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the water is quite picturesque and striking. It extends back from a perpendicular precipice one hundred and fifty feet high, which overhangs the narrow quay below. The row of houses and stores which extends along the water's edge, has here and there been crushed by large masses of rock from the heights above, and part of some of the steep, zigzag roads which wind their way up the sides of the hill, lie in ruins at its base. The salutes fired by ships of war in the harbour, are thought to have loosened these portions of rock, and there are now clefts in the surface above, which may well cause the dwellers over and beneath them to tremble.

The houses are built of a soft freestone, which abounds in the island, and which is easily cut into large, square, or oblong blocks. They are from one to three stories high, whitewashed or painted yellow, with no space between them, and the streets, most of which are paved, are quite narrow. Thus there are neither yards nor gardens, of any extent, within the town, and little is seen, in walking along the streets, but the bare walls, except that the houses of the better sort, as is common in Europe, have balconies in front of the windows of the upper stories. These are formed by an iron railing about three feet high, making a little cage of the width of the window, and projecting out two or three feet from the wall. There the ladies spend much of their time, in pleasant weather, inspecting passers by, and returning the salutations of their friends. On the numerous holidays of the Catholic church, too, these balconies are crowded, that thus the splendid processions and other objects of interest in the streets below, may be seen to advantage. At such times tapestry of rich and gaudy colors is often suspended from the balconies, reaching far down towards the ground, and giving, to the long, straight streets of some of the larger cities, a peculiarly gay and cheerful appearance.

And here I would remark, that the education, and the social and religious training and habits of the Spanish, and other thoroughly Catholic nations, as first they present themselves to the attention of a reflecting Protestant, cannot fail to excite in his mind feelings of peculiar, and often of painful interest. The old maxim of the church, that “ Ignorance is the mother of devotion,” if not openly avowed, is too much acted upon, and, in those countries where the Catholic faith has either originated despotism, or formed an alliance with it, there seems to have been, on the part both of the civil and

religious rulers, a deadly fear, lest the mass of the people should, in some way, be able to know and to feel their right to liberty of thought and action. The policy of the Catholic church has long been to give to a few, who were to rule the rest, a superior education, and allot to them so much of power as to make them, from selfish motives, efficient agents of her will. From the great body of the people, however, intellectual pleasures and excitements have been almost entirely withheld. In the schools for the lower orders, in Spain, especially in those where females are taught, little else is done than to sew, knit, and repeat the prayers of the church, and the names of the saints. But, should they even learn to read and write, they have, until recently, had no newspapers that could at all enlighten or improve them, and but few books of interest, except works of most unearthly romance, and plays. Singing, dancing, playing on the guitar, and a slight knowledge of French, are the highest accomplishments at which the most favored aim. Of singing and dancing they are passionately fond, and seem to regard those who are ignorant of them as truly to be pitied.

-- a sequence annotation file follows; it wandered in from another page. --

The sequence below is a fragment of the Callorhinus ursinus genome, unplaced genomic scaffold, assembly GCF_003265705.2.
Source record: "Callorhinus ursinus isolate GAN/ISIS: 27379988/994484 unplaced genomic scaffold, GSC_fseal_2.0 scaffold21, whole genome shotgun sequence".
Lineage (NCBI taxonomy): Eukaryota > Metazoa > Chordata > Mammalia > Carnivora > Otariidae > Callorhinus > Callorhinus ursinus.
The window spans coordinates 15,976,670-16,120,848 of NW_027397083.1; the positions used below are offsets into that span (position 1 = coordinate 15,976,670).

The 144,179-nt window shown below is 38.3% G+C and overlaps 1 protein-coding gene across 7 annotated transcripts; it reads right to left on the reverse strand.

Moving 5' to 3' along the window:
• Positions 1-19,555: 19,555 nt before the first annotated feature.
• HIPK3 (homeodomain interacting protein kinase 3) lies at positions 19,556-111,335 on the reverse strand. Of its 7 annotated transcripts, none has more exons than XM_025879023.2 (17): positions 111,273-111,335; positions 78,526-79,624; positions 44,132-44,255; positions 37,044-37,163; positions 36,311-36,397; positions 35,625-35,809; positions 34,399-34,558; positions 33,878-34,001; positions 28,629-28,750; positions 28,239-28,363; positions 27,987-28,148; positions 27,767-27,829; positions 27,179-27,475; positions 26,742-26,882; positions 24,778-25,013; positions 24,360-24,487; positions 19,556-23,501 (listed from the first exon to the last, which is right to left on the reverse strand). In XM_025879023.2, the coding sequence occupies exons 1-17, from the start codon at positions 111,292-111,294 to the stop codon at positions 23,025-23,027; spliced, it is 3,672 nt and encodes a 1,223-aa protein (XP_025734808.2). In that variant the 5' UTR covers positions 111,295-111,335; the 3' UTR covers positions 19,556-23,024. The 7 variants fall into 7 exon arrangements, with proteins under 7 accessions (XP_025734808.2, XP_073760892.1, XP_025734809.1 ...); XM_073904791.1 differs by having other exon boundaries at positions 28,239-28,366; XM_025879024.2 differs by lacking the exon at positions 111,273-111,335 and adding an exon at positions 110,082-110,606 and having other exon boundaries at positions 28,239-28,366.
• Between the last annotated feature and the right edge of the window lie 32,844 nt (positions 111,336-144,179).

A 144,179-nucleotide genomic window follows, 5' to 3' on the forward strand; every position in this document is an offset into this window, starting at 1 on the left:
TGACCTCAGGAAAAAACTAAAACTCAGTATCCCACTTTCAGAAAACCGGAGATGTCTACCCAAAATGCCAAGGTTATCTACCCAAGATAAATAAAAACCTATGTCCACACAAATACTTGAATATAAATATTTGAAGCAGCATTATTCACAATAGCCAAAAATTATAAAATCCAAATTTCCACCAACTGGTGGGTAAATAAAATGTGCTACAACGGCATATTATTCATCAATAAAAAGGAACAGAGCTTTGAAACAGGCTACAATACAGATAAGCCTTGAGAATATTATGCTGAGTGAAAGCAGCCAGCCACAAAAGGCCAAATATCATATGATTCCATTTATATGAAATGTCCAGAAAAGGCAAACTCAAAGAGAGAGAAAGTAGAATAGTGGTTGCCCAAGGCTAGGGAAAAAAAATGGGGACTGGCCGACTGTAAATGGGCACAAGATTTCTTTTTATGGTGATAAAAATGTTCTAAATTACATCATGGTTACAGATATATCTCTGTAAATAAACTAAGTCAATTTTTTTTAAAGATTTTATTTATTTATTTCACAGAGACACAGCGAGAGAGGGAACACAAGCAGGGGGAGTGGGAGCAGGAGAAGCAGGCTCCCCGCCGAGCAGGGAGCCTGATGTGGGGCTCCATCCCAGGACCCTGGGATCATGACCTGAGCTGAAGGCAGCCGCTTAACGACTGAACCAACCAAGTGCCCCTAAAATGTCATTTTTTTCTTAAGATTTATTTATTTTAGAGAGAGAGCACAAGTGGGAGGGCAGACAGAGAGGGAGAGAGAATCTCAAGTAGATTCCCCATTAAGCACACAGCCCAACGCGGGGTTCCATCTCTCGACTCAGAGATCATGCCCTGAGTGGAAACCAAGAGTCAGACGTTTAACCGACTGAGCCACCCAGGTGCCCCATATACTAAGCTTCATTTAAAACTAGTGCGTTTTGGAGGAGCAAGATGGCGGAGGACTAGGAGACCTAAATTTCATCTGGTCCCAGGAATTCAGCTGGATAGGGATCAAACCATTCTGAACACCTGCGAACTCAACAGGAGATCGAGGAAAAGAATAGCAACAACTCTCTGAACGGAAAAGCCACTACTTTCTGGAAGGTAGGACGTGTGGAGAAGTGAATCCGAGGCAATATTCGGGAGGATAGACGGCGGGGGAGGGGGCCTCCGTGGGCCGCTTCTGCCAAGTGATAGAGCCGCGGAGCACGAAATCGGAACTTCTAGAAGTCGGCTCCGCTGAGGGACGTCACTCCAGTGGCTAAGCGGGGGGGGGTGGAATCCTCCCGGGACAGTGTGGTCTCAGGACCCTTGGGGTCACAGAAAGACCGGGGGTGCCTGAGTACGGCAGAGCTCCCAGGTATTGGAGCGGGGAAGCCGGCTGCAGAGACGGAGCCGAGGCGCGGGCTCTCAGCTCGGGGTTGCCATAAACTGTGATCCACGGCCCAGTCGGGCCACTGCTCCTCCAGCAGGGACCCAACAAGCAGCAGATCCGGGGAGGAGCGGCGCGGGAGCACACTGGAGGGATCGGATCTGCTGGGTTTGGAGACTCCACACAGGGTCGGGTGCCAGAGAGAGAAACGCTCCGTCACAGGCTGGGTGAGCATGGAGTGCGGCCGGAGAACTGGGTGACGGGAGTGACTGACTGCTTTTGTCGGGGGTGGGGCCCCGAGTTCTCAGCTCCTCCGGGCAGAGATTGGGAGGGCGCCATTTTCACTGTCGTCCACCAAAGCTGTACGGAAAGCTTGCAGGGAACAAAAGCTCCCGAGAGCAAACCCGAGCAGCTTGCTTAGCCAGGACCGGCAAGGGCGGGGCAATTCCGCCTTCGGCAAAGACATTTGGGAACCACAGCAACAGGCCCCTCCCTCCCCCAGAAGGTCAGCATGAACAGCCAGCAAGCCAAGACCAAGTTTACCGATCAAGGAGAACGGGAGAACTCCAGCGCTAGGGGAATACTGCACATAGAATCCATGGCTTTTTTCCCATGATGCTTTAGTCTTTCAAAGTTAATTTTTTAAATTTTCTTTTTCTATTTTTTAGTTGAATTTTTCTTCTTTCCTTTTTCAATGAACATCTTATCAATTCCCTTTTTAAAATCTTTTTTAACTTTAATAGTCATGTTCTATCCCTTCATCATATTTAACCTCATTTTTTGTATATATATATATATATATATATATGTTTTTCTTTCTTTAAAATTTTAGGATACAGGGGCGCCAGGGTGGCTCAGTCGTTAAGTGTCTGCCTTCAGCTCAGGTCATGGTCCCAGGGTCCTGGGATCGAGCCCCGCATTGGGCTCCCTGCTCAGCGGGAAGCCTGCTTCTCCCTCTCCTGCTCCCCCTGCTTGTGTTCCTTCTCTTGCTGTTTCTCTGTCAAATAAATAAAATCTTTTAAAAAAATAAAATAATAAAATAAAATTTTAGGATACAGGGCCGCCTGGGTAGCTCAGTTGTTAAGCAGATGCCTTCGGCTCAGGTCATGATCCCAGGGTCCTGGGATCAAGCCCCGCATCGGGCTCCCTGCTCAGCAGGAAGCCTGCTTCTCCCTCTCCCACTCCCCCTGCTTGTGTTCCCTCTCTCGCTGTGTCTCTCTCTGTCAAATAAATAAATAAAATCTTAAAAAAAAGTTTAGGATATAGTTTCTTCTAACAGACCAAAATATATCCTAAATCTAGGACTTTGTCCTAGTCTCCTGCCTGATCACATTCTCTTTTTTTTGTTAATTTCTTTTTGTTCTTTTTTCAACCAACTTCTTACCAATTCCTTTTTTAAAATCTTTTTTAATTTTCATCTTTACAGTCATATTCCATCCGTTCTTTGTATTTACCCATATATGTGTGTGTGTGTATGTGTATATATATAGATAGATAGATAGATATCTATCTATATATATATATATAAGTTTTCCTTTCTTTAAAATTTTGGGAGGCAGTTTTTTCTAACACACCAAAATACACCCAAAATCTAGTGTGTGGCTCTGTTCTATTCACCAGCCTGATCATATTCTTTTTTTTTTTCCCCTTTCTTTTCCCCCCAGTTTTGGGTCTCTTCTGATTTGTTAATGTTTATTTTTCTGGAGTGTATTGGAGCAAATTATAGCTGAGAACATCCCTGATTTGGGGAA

The Sabbath, that main stay of morals and religion, is regarded, in Catholic countries, mainly as a day of sport and revelry, of military display, of visiting, and every kind of worldly amusement. The people, with neither Sunday Schools nor Bibles, hear but few sermons during the year, and these leave the heart and duty to God almost wholly out of the question, and excite only to the observance of the outward rites and ceremonies of the church, and the worship of the saints. At church, they hear the priests chant prayers in an unknown tongue; they count their beads, and thus make sure that they have repeated the Pater Noster and Ave Maria a given number of times, their only aim being to go over with them with the greatest possible rapidity. They then return home, having commonly finished the religious duties of the day by seven or eight o'clock in the morn-' ing, and, with no rational and serious way of spending the time, what is to be expected of them but that they should devote the Sabbath to visiting and recreation.

To give the people amusements is the most effectual way of diverting their attention from their true situation, and of causing them to forget the chains of mental slavery with which they are bound. Hence the holidays, the masquerades, and dissipation, frolic, and madcap revelry of the Carnival,